Although the trip will be carefully crafted to offer participants a once-in-a-lifetime tour of New Orleans and its musical heritage, we will be taking a note from the music itself and adopting an improvisatory spirit. Our goal is to follow the interests of the students and develop a truly organic set of learning opportunities. Interested parties can expect some version of the following: visiting numerous museums and cultural centers, participating in the tradition of the second line, touring the city’s iconic architecture and public spaces, learning the “secrets” of creole cooking, playing music with local performers, and listening to beaucoup live music.

Transylvania 2017: Dracula and Beyond

Students taking this Study Away course traveled to Romania with Honors College Assistant Dean Dr. Diane Facinelli, where they enhanced their learning about Bram Stoker’s Dracula, vampire legends and the historical figure of Vlad Tepes (Vlad the Impaler). They analyzed how contemporary Romania regards and uses historical and fictional accounts, by traveling to places detailed in the novel and those connected with Tepes. After spending a day in Bucharest, they traveled as a group to notable sites including Sighisoara, Castle Dracula, the Borgo Pass and Bran Castle.

French Food Culture 2017

Explore the rich culinary and cultural background of France. Rather than pursue a harried schedule of packing every morning and unpacking every night, students on this course enjoyed the peaceful surroundings of a French villa (Villa Beaulieu) between daily excursions to local farmers’ markets, a vineyard, an oil press and a chocolate maker. Scientists have been baffled about the observation that the French eat delicious, rich food and yet their rates of heart disease are less than the rates of Americans. Student participation in a wine and cheese class, as well as cooking classes, aided in their exploration of the phenomenon called the French paradox. The course capitalized on the scientific and social issues surrounding this controversy, while simultaneously immersing students in the culture of French food and eating patterns.

Explorations in Human Culture Diversity: Humans and Animals in Peru

Students on this trip joined Honors College Professor Liz Brite in Peru, where they explored the diverse ways that humans interact with animals in different cultural and environmental contexts. They worked in collaboration with Peruvian graduate students to gain insight into the diversity and complexity of live in Peru. Highlights included incredible scenery, from the coastal desert, all the way up into the pure air of the Andes Mountains.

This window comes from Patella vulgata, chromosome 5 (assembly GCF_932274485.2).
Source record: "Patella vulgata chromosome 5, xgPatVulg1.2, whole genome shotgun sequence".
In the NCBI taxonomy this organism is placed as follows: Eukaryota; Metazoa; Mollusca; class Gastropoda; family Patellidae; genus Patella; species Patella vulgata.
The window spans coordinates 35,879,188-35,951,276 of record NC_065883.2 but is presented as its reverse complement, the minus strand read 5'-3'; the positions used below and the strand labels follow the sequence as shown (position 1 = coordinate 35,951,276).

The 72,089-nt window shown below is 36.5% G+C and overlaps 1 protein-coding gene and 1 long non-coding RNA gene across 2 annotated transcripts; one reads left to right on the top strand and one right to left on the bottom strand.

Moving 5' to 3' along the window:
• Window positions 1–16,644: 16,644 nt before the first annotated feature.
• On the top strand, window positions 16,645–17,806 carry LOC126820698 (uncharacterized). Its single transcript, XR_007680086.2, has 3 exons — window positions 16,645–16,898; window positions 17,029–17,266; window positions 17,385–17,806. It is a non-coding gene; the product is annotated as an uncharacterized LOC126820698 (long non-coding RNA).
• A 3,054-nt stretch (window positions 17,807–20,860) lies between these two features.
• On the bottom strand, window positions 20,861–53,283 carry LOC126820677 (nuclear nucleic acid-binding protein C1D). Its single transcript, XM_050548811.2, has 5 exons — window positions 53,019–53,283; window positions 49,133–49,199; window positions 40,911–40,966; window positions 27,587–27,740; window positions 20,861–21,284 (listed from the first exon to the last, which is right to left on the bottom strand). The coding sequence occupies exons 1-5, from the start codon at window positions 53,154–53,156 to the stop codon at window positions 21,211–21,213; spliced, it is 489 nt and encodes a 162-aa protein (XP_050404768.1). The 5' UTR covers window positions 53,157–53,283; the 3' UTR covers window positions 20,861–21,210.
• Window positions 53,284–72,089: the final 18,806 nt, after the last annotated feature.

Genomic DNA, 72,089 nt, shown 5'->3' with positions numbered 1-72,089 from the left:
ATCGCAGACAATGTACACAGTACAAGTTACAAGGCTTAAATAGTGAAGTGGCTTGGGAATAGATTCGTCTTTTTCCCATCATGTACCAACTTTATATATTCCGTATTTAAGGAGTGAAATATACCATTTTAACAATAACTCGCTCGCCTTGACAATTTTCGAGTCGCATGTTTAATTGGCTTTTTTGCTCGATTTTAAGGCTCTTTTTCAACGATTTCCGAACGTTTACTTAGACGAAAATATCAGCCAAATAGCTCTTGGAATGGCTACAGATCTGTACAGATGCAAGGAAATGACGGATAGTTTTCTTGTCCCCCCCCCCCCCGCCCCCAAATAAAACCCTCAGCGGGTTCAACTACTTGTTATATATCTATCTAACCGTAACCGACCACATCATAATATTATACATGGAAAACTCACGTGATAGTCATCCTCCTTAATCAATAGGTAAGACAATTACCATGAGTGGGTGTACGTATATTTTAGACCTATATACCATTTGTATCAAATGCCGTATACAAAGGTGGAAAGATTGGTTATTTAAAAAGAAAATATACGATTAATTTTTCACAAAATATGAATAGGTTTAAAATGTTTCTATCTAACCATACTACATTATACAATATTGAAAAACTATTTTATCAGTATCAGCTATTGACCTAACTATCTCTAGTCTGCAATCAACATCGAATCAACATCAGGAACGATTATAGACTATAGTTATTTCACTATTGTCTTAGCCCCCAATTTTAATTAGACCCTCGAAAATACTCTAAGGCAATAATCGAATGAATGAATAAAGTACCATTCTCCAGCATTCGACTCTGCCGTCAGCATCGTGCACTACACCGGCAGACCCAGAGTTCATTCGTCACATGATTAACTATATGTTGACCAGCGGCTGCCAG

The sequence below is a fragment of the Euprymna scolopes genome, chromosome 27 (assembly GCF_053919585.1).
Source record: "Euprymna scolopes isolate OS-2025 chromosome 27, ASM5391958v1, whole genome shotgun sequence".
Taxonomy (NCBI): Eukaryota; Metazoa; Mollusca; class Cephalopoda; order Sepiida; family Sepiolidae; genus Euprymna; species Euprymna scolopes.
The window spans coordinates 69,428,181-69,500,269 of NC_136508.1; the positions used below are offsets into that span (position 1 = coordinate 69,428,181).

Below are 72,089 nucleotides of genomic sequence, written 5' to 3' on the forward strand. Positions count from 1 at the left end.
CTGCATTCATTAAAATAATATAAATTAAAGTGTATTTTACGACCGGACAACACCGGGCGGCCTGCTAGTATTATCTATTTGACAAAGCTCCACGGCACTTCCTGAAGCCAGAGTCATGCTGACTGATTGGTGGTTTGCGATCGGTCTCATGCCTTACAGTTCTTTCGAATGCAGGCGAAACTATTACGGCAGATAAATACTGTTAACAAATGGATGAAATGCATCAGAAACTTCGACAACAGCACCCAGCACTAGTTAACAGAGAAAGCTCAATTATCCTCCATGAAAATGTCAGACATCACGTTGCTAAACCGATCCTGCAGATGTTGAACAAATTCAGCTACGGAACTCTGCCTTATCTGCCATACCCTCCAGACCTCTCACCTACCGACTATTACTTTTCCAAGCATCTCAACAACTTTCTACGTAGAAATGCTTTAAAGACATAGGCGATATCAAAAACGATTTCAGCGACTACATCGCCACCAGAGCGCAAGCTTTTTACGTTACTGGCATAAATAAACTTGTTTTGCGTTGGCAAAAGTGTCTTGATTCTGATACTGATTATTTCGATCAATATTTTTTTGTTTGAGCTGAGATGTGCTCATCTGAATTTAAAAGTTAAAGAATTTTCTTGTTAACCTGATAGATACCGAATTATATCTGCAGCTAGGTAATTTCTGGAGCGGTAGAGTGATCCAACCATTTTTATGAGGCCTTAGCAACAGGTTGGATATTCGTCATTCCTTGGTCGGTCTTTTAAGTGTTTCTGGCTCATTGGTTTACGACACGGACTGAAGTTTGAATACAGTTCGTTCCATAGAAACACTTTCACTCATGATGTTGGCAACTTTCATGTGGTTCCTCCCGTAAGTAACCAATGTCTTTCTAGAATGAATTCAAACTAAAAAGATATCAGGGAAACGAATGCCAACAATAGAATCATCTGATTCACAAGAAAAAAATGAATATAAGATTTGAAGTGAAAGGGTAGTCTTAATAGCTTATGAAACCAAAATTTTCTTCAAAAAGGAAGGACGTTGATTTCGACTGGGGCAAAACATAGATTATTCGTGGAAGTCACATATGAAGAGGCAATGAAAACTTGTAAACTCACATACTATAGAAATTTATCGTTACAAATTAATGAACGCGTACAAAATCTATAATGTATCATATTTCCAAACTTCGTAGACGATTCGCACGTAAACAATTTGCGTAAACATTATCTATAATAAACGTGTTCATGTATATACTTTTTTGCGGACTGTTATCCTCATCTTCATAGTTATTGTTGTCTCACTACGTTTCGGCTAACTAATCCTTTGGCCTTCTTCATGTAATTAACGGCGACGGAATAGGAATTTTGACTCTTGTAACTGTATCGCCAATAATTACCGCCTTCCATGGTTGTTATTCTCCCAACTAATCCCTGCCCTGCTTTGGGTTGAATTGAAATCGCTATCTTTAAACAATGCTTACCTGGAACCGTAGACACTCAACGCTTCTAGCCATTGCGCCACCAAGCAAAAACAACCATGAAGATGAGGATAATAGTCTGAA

Semester Long Programs

Copernican Scholar Exchange Program

An exchange program between the Purdue University Honors College and the Honors College at the Università degli Studi di Padova for two “Copernican Scholars” is set for 2016-2017. Scholar selections will be made prior to the end of May 2016, and the two students selected will serve as ambassadors for the Italian honors student, who will be studying at Purdue during the fall 2016 semester. The Purdue students will then study at the Scuola Galileiana di Studi Superiori (the Università’s Galileo Honors College) from approximately March 1—June 30, 2017. Classes offered cover all majors, are taught in English, and carry honors credit if taken through the Scuola Galileiana. Before students register for spring classes in Padua, the Honors College will work with Purdue departments to determine possible transfer credit. The Presidential Study Abroad Scholarship of $3,000 is available for students as well as an additional Purdue Honors College scholarship, which will further lower costs below that for a regular semester at Purdue.

Please contact our Director of Honors Study Away Programs, Dr. Natasha Duncan: